• Meditate and disconnect

    I wanted to make sure I found some time for me and only me. I made sure to give my wife some time as well.  She’s amazing, by the way. Anyway, during this time, I tried to not think and rest my weary soul. I was lucky enough to have a little private back porch connected to our room, perfect for sipping on iced tea whilst successfully accomplishing nothing at all.

  • Dream about your future

    As I enjoyed time with the family and time for myself, I found myself capable of imagining the future. I try to walk each day to think ahead, but oftentimes there’s just too many other things bouncing around in my head that prevent me from really dreaming of the future. I remember my trip to Hawaii a few years ago. I left there feeling very confident about growing my family and nearly a year later, we introduced our second boy to the world.

    And I still have my childhood dreams.  I continue to pursue them and trips like these help reinvigorate those passions.

  • Capture in a journal

    As slow as I try to make it go, vacation is but a blip on the radar of time. It’s very easy to look at it as not enough time. So I wrote everything I could remember, both small observations and memorable events, in a journal (aka, Google Drive document). Re-reading it, I felt pretty accomplished in all we got to do. And this journal can spark those memories again later on when I need to think back, reliving some moments that pictures can’t quite do as well.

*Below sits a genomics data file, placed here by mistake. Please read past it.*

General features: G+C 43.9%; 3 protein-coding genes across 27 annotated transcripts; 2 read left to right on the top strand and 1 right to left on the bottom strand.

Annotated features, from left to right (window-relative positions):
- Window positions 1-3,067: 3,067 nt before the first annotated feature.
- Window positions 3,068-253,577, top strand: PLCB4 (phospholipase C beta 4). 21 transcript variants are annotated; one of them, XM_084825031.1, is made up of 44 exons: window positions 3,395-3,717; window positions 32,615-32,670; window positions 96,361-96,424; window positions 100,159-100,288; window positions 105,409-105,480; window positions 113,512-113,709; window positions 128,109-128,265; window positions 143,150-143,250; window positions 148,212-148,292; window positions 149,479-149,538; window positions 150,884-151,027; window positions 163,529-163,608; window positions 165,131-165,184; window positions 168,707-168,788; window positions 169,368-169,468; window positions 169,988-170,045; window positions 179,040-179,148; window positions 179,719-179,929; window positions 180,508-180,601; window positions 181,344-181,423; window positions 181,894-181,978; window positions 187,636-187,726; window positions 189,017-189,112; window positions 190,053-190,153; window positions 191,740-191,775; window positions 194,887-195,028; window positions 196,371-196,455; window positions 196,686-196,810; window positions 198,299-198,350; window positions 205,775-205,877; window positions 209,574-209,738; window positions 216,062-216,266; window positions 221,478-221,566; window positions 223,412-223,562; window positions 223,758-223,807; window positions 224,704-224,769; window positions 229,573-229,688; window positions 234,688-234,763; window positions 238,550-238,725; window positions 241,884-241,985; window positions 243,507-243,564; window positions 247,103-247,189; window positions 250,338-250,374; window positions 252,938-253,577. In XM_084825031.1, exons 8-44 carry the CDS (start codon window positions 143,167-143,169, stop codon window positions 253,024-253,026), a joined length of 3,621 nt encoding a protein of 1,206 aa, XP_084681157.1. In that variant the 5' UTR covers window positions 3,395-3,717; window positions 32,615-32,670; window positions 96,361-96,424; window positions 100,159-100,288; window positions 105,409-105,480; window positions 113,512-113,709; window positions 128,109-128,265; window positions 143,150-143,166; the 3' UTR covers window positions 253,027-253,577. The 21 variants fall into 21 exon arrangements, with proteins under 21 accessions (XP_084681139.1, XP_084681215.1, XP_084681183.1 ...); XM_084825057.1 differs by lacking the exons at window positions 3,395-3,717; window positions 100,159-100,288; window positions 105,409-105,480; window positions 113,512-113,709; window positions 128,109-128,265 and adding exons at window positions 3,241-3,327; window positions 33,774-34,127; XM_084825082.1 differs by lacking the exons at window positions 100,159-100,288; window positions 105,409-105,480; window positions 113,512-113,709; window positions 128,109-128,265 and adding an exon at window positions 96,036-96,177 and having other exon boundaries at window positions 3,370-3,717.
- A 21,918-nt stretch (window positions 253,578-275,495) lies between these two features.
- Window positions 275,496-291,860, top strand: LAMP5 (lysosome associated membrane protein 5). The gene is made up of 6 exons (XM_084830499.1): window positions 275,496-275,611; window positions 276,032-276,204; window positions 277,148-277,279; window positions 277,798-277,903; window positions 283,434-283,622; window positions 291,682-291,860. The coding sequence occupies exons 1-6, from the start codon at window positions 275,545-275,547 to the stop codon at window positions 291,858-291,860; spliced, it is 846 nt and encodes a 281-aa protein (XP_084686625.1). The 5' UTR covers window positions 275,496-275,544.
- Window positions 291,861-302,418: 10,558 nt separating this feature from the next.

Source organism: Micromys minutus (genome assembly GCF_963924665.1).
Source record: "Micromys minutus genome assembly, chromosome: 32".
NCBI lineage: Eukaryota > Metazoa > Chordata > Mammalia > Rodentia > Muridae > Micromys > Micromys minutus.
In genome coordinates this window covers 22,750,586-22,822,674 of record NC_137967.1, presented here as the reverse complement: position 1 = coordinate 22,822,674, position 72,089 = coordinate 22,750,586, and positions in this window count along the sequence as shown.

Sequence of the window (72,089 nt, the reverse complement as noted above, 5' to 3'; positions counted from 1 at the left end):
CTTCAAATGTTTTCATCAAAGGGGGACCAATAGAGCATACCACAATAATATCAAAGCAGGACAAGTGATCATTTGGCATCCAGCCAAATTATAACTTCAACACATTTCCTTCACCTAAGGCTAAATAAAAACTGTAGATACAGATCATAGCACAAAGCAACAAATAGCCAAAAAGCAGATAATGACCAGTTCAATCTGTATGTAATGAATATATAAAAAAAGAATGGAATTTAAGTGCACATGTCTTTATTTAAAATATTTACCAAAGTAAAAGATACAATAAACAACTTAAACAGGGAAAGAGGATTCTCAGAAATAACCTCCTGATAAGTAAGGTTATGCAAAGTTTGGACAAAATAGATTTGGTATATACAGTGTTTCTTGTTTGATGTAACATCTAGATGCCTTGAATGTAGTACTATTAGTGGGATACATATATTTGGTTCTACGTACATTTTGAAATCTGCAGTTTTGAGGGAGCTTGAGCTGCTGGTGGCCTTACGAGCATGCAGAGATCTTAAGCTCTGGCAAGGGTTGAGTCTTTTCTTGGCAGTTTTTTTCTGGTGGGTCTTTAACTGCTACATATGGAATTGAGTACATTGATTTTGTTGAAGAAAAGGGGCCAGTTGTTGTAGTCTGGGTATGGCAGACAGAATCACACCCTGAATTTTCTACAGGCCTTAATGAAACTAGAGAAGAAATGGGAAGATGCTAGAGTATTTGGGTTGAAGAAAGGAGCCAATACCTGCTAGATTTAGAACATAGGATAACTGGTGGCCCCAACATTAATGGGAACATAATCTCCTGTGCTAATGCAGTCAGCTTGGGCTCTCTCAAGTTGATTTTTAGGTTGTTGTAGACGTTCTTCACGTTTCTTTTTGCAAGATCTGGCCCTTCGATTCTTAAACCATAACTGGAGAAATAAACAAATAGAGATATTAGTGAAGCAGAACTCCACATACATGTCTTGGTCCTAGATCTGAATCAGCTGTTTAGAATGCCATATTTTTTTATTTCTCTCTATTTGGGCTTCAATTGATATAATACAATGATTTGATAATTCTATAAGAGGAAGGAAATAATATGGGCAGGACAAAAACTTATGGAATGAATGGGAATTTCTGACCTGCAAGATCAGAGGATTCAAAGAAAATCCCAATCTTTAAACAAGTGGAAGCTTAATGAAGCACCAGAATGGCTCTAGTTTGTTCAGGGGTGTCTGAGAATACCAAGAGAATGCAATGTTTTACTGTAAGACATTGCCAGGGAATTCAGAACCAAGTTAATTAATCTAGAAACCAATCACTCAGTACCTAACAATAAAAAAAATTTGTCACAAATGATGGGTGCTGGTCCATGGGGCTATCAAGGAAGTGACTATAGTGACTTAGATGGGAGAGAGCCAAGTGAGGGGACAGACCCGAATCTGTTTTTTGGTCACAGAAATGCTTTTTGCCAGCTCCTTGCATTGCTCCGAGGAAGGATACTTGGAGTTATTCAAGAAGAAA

• Prepare for your return

    The worst thing that can happen is feeling burnt out quickly after having a chance to recharge. Whenever I go to vacation, I try to tack on a mini-staycation at the end. I want to mentally shift gears from vacation-mode back to the day-to-day mode. This also allows me to knock off a few side projects that I’ve been stalling on as well. The day before I went back to work, I took an hour to scan through emails to get a feel for what could potentially be the hot item on my return.

On My Return

  • Be glad to be back

    You just got to have a vacation, ideally you should be appreciative and recharged. When you’re gone for a while, people notice and will likely ask, “how was your trip?” I didn’t want to say “not long enough” or “back to the grind”, I made a conscious effort to say a quick summary and cap it with “I’m glad to be back!” The truth is, I do love my job and I’m glad to do it, but just to make sure to squash any subconsciously lingering feelings of not readiness, stating this simple phrase helped me feel excited to take on the challenges already heading my way.

  • Catch up with coworkers

    While I knew there was undoubtedly chaos that I needed to assess, I wanted to make sure I spent time just talking with my coworkers about non-work related stuff. I often get stuck in professional mode that I forget to touch on the human side of my coworkers. I was pleasantly surprised at how much I enjoyed just chatting about trivial subjects with people I hadn’t seen in a couple weeks.